There is much talk of Wales as a ‘cultural centre’ and much bemoaning of the ‘London Centric’ focus of the arts. And yet, anyone seeking a career in the arts in Wales will hear more than once ‘move away’. And even if they aren’t told it directly, for many it will swiftly become the only option. And fo…

2017 Favourite Theatre

Here it is a list of the 10 shows that for various reasons made a mark in 2017. Some commentary being naturally longer than others...
Outside the 'Top 10' some Honorable mentions as well...
The Wedding Singer: Saw this on what was, by far the saddest day of the year- when our dear Doggy died. It didn’t quite block that out but this lovely cheerful little show, with such a brilliant cast really went a long way to making a horrible day bearable. I’ll always be thankful for that.
Harry Potter: I finally saw it and got swept away in Hogwarts magic once again. Another one in the ‘refuelling my love of it’ category. You never really leave Hogwarts, but it’s nice to be reminded of it and why you love it now and again. For this, Cursed Child is perfect. It’s not a perfect play, and its spectacle outweighs any substance, but it’s a great experience for those who love Harry and Co.
Where do Little Birds Go- Camilla Whitehills’s fantastic one-woman-play directed by my friend Luke Herefor…

Everybody’s Talking About Jamie- Apollo Theatre

Everybody’s Talking About Jamie
This was my last theatre outing of the year, and what a way to end a year. Everyone should be talking about Jamie if they aren’t already. From what I saw on stage in front of me, and the fact that this is a new original British musical, Jamie is something special indeed.
First and foremost, Jamie is just an excellent musical. It has everything a good musical should; excellent music, a strong story and a stellar cast who execute it all perfectly. But we all know that pulling that off isn’t easy. We often lament the lack of musical theatre writing in Britain, this shows we do have the capability, if only theatres could invest more in developing the work. What Dan Gillespie Sells and Tom McRae have created is a musical that sounds authentically ‘musical theatre’ while keeping that pop music edge that makes it feel current and fresh. There’s a great balance between the up-beat ensemble numbers, and emotional ballads to move the story along. And the music …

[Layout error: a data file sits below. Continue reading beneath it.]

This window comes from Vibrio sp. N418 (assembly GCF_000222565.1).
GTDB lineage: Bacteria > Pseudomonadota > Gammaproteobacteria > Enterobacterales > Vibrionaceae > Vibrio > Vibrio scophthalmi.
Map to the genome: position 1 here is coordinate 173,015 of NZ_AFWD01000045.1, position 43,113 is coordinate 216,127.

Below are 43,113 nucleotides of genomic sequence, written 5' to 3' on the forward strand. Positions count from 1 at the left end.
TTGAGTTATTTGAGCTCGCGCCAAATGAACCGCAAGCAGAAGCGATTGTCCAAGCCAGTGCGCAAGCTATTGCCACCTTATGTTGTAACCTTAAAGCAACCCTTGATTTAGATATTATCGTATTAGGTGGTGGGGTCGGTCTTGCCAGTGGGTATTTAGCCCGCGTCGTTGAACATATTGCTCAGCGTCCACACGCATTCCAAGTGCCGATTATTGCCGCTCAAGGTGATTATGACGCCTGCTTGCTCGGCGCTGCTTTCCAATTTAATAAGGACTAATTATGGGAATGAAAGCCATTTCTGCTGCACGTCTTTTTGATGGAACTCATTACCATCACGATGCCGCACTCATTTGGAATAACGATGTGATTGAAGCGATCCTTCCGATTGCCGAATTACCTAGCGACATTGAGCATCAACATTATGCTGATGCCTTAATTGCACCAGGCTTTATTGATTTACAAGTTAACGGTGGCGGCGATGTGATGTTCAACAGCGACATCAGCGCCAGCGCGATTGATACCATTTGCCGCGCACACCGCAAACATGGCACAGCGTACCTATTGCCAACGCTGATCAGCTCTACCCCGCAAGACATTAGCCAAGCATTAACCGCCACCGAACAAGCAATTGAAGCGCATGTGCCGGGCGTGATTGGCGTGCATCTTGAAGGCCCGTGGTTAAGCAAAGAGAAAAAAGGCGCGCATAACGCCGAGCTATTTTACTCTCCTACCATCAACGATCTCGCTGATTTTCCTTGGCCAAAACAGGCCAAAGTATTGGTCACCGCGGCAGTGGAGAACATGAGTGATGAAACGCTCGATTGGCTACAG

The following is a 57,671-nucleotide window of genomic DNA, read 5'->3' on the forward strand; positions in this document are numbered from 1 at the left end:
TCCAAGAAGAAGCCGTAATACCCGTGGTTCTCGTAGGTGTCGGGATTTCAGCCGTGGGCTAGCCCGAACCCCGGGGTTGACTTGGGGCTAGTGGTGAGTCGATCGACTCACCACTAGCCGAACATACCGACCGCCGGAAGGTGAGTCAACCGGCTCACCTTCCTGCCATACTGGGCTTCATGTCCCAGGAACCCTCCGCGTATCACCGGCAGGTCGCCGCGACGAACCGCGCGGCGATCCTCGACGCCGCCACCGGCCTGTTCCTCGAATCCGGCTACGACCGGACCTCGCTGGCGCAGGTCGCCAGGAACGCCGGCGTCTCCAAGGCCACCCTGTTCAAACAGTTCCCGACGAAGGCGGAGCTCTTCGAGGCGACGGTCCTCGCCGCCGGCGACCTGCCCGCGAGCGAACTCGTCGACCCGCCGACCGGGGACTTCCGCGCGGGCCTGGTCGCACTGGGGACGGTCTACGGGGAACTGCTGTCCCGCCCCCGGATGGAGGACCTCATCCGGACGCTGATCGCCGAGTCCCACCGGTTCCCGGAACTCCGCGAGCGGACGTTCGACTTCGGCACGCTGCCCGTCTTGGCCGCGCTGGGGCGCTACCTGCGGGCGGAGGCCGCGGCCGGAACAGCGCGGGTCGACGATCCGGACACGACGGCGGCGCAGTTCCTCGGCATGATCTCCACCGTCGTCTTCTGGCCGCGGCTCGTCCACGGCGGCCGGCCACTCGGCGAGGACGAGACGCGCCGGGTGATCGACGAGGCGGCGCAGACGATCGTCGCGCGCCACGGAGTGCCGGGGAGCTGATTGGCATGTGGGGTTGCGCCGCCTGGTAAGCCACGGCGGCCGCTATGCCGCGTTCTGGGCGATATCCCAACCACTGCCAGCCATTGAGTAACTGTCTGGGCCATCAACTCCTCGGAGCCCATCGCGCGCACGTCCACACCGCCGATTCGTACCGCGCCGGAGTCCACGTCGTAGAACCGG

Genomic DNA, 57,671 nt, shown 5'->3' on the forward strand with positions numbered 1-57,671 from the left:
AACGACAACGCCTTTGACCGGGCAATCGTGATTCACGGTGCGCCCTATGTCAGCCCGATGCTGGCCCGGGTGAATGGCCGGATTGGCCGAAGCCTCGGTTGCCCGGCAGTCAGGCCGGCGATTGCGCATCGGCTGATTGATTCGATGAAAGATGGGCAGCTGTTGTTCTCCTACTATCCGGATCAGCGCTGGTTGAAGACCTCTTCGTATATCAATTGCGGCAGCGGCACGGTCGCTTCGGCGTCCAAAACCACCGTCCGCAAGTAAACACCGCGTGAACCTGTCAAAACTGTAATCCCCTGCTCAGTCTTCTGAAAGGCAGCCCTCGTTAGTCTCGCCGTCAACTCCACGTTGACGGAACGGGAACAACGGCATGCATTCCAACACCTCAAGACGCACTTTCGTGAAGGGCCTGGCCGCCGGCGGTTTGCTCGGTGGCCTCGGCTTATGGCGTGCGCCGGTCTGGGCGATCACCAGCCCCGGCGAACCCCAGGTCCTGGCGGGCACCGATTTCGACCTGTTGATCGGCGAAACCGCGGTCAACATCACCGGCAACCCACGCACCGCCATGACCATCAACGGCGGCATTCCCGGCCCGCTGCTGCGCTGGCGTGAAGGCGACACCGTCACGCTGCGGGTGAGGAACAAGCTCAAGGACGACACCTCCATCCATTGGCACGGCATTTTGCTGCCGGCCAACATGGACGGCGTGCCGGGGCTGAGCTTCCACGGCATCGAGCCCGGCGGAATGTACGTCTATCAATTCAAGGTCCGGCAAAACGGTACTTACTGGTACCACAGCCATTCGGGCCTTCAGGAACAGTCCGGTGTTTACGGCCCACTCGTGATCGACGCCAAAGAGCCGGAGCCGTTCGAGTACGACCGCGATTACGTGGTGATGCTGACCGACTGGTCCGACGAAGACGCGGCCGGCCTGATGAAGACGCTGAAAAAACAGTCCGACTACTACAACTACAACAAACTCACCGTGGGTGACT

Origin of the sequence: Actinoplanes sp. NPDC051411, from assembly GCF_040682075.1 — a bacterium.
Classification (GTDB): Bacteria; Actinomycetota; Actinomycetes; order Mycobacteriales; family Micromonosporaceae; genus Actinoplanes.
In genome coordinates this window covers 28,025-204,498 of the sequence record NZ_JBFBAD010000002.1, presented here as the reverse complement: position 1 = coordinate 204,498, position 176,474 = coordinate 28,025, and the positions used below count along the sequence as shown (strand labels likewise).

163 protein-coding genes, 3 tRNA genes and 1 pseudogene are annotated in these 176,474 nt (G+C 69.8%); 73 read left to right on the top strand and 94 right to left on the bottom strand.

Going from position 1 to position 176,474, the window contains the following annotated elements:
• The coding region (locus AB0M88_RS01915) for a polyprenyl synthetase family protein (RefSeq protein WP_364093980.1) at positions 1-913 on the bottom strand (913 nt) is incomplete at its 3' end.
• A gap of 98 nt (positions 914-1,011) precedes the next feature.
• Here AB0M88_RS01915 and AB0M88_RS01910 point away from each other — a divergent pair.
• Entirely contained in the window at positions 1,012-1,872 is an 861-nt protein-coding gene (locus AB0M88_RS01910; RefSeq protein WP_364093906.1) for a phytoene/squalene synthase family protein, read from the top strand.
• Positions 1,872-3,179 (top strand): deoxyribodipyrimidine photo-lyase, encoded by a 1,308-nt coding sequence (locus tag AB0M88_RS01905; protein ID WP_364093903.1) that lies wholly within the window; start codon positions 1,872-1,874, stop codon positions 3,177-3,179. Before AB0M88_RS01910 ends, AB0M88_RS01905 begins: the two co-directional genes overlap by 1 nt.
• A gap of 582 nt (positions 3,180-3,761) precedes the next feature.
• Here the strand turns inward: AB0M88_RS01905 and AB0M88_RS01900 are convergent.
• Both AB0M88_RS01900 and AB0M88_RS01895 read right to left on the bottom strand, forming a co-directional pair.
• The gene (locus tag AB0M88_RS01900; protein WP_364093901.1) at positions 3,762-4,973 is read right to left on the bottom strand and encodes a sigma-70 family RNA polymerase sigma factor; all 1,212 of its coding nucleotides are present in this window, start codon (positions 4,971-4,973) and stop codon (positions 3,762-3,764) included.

Young Marx- Bridge Theatre

A review of two halves, as I can't be given a shiny new theatre to poke at without reviewing that too....

Everyone loves a new toy to play with...and The Bridge Theatre is a lovely new toy for theatreland. Firstly, it’s location is spectacular- the views of London are glorious and next summer it will make for many a delightful pre-theatre drink there. The location also is easily accessible by Tube and Bus (though I took the slow path and a walk along the South Bank). The building itself is light and airy, the bar area offering lots of room for sitting or loitering and with the space to ‘overspill’ outside on a nice day it makes a nice change from our obviously more ‘snug’ older buildings. The bar itself though I didn’t sample it, seemed to have an array of offerings, including some delicious looking cakes. I do love a good cake so I’ll be back for those. Another thing theatre-nerds like is a good toilet analysis. Well done Bridge Theatre. Firstly for Gender neutral signage, secon…